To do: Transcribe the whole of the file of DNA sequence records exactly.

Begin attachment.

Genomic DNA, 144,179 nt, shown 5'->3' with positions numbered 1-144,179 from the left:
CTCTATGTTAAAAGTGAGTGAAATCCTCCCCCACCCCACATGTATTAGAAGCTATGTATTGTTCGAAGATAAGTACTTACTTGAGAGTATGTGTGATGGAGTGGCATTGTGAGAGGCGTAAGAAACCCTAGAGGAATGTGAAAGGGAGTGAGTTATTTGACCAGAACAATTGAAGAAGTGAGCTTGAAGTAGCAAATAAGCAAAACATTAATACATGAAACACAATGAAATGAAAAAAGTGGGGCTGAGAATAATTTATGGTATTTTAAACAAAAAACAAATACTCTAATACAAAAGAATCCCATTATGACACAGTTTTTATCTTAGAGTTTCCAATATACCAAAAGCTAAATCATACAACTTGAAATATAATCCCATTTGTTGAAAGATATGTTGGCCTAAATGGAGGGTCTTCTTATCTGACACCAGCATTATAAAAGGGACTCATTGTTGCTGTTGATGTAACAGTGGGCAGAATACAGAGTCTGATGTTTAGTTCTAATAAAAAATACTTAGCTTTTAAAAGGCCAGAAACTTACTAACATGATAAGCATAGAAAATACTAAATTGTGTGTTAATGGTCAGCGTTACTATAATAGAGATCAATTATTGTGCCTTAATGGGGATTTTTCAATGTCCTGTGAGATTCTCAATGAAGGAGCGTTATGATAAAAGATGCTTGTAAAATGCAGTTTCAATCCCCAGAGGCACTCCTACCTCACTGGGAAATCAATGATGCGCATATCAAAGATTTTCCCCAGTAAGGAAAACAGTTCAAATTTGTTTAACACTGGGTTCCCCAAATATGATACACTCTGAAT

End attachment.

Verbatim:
Genomic DNA, 144,179 nt, shown 5'->3' with positions numbered 1-144,179 from the left:
CTCTATGTTAAAAGTGAGTGAAATCCTCCCCCACCCCACATGTATTAGAAGCTATGTATTGTTCGAAGATAAGTACTTACTTGAGAGTATGTGTGATGGAGTGGCATTGTGAGAGGCGTAAGAAACCCTAGAGGAATGTGAAAGGGAGTGAGTTATTTGACCAGAACAATTGAAGAAGTGAGCTTGAAGTAGCAAATAAGCAAAACATTAATACATGAAACACAATGAAATGAAAAAAGTGGGGCTGAGAATAATTTATGGTATTTTAAACAAAAAACAAATACTCTAATACAAAAGAATCCCATTATGACACAGTTTTTATCTTAGAGTTTCCAATATACCAAAAGCTAAATCATACAACTTGAAATATAATCCCATTTGTTGAAAGATATGTTGGCCTAAATGGAGGGTCTTCTTATCTGACACCAGCATTATAAAAGGGACTCATTGTTGCTGTTGATGTAACAGTGGGCAGAATACAGAGTCTGATGTTTAGTTCTAATAAAAAATACTTAGCTTTTAAAAGGCCAGAAACTTACTAACATGATAAGCATAGAAAATACTAAATTGTGTGTTAATGGTCAGCGTTACTATAATAGAGATCAATTATTGTGCCTTAATGGGGATTTTTCAATGTCCTGTGAGATTCTCAATGAAGGAGCGTTATGATAAAAGATGCTTGTAAAATGCAGTTTCAATCCCCAGAGGCACTCCTACCTCACTGGGAAATCAATGATGCGCATATCAAAGATTTTCCCCAGTAAGGAAAACAGTTCAAATTTGTTTAACACTGGGTTCCCCAAATATGATACACTCTGAAT